It’s gotten to the point of cliche. “As long as Bo Ryan is head coach at Wisconsin, put the Badgers in your top 25.” We Geeks take pride in scoffing at conventional wisdom, but don’t some things become cliche for a reason?
This is one bit of conventional wisdom with which we can’t really argue.
With most programs, we can look at returning minutes, returning freshman minutes, and prior season efficiency margin, and we’re most of the way to a solid projection. Sure, we still look at how the pieces fit together, what the team’s strengths and weaknesses were, and what new players are coming in, but we can usually tell an awful lot just from returning minute numbers.
That model doesn’t really work with Wisconsin.
|Returning Minute %||Returning Freshman-to-Sophomore Minute %||KenPom Rank|
The Badgers have been returning fewer than 60 percent of their minutes on a regular basis the past few seasons without missing a beat. Wisconsin has been a model of consistency, finishing in the KenPom top 13 and securing a four or five seed in the NCAA tournament each of the past four seasons.
So, when it comes to previewing Wisconsin, the focus shifts. We should assume a baseline of Bo Ryan having a top 25 team, then identify anything that could cause us to doubt that assumption.
For this edition of the Badgers, the question mark is obviously the frontcourt. Last season’s team excelled largely because of its interior defense, as Big Ten opponents shot a lowly 42 percent on twos, the stingiest mark allowed in the Big Ten in the entire tempo free era. The entire starting frontcourt has now graduated, leaving uncertainty about who protects the paint and collects defensive rebounds.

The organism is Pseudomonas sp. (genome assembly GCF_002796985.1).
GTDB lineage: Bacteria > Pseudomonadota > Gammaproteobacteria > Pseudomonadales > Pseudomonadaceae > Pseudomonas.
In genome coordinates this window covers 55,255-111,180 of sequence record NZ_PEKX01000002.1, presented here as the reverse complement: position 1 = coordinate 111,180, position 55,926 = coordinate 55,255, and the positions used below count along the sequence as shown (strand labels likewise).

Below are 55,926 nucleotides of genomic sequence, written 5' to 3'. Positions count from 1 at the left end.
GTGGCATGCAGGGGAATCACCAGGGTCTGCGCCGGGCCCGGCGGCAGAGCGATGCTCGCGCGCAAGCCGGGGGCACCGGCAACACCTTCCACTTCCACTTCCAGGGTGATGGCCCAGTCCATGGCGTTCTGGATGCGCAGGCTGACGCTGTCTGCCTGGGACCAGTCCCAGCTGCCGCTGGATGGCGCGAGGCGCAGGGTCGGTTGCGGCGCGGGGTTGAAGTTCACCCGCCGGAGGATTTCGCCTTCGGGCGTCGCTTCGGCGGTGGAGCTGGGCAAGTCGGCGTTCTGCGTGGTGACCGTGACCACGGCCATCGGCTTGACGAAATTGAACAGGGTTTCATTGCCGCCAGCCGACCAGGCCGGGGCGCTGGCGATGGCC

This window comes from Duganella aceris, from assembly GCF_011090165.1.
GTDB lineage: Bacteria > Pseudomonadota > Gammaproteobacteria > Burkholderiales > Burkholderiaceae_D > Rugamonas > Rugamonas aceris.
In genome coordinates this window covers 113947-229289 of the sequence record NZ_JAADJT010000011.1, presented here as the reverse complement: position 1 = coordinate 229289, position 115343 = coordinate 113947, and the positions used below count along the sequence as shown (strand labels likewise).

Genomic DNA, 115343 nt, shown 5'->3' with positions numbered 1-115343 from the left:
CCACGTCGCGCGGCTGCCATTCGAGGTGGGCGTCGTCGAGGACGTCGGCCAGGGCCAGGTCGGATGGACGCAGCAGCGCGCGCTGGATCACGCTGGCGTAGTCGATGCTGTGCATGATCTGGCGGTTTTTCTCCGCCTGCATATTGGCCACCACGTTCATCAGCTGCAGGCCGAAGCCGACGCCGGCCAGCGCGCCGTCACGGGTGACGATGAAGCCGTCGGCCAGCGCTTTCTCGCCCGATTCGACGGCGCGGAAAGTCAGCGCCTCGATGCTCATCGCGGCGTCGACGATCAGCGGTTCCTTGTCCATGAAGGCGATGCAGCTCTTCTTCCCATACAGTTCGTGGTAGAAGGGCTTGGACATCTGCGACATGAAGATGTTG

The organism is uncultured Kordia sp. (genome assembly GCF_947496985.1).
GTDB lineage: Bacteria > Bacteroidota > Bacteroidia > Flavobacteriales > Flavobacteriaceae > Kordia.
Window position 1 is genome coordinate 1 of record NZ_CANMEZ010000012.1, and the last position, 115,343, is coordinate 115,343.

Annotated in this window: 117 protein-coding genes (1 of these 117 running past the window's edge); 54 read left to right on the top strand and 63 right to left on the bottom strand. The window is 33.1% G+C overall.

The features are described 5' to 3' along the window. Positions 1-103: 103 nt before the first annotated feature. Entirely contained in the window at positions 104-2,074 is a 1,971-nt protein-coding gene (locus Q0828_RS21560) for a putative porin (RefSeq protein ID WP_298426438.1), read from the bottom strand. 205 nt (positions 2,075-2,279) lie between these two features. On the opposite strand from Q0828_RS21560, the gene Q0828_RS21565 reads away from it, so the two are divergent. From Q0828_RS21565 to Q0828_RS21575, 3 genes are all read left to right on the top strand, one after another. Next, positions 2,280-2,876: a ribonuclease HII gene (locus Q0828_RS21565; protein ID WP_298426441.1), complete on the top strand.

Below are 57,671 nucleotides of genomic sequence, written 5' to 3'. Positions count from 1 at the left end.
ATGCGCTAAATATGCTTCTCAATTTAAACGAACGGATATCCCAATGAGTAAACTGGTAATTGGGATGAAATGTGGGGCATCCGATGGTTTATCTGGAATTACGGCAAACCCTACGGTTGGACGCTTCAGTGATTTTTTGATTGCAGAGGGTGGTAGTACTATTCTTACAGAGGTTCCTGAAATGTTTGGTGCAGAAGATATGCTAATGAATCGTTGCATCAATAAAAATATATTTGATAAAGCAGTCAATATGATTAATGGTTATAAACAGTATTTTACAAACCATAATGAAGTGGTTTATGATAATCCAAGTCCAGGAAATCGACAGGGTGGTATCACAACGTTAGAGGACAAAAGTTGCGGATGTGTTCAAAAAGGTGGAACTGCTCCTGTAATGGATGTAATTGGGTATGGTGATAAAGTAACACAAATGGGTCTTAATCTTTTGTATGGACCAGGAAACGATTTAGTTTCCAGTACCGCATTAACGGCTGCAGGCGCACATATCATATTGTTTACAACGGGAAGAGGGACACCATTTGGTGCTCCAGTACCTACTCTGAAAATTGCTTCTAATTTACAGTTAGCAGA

Here’s Wisconsin’s conference-only Stops and Fouls data (departed players in bold):
|Player||Stops||Minutes||Stops/40 Minutes||Fouls/40 Minutes|
That’s a whole lot of Stops to replace at a reasonably low foul rate.
Junior Frank Kaminsky seems the obvious candidate to take over the center position, and while he did show some improved rebounding and shotblocking ability last season, it’s unclear whether he can be a plus interior defender. Kaminsky averaged 5.8 fouls per 40 minutes in conference play as a sophomore, and that figure has to go way down if he’s to be a net positive on the defensive end.
Super soph Sam Dekker figures to start at the four, which provides the team with tantalizing offensive potential but further defensive question marks. For all his virtues as a freshman, Dekker was not a particularly good rebounder, and he’s really more of a tall guard than a power forward.
If it feels like we’re focusing on the negatives, it’s because we are. This team should have a fantastic offense, as none of the departed starters had much shooting luck in conference play:
|2pt FGM||2pt FGA||2pt FG%||3pt FGM||3pt FGA||3pt FG%||eFG%|
Evans in particular had a love of the midrange jumper, and Wisconsin will not miss those low percentage shots in the least. For all the things that these three seniors did well, knocking down shots was not one of them. Expect the Badgers to get back to what they’ve usually been under Ryan–an offensive juggernaut that goes misidentified as a defensive stalwart due to a slow tempo.
Dekker will lead this charge, and his offensive potential is off the charts. Even as a true freshman coming off the bench for a bad offensive team, Dekker exhibited superb accuracy and a keen understanding of what makes a good shot. Wisconsin’s slow tempo will restrain Dekker’s conventional statistics, but this is a likely all-conference performer.
The conventional wisdom is to never bet against the Badgers. Even us Geeks have to be conventional once in awhile.